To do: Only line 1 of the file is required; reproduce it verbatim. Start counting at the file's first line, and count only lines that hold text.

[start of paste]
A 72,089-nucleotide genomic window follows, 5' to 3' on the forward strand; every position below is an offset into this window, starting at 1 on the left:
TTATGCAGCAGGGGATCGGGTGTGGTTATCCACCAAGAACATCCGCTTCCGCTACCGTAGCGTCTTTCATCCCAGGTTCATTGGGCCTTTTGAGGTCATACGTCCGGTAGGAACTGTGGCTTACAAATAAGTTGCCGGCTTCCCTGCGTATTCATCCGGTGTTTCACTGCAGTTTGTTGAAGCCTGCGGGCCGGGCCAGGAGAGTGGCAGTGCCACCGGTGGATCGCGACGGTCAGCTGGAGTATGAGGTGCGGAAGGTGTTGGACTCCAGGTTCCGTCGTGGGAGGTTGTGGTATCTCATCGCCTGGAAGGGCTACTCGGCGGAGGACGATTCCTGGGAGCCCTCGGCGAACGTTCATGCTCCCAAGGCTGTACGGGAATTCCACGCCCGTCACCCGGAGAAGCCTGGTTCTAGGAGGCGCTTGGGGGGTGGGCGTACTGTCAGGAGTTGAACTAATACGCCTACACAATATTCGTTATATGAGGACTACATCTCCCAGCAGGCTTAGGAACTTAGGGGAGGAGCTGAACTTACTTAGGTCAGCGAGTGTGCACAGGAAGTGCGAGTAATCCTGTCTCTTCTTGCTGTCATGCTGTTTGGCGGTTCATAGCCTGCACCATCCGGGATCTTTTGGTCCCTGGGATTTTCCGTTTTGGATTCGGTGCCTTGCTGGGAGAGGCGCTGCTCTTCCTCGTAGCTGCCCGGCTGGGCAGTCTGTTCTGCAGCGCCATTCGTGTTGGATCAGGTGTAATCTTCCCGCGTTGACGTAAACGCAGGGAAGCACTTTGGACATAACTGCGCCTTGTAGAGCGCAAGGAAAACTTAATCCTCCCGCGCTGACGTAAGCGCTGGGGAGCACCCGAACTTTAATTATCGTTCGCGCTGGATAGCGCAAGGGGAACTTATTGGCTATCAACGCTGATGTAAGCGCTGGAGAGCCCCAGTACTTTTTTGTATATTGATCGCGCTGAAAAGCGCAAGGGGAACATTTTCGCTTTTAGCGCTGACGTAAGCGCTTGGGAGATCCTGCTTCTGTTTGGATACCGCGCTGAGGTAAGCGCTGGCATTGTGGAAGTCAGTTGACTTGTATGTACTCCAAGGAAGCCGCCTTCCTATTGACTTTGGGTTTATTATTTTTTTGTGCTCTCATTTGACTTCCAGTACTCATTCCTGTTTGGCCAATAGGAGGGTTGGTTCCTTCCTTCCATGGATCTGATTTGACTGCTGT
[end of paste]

A 72,089-nucleotide genomic window follows, 5' to 3' on the forward strand; every position below is an offset into this window, starting at 1 on the left: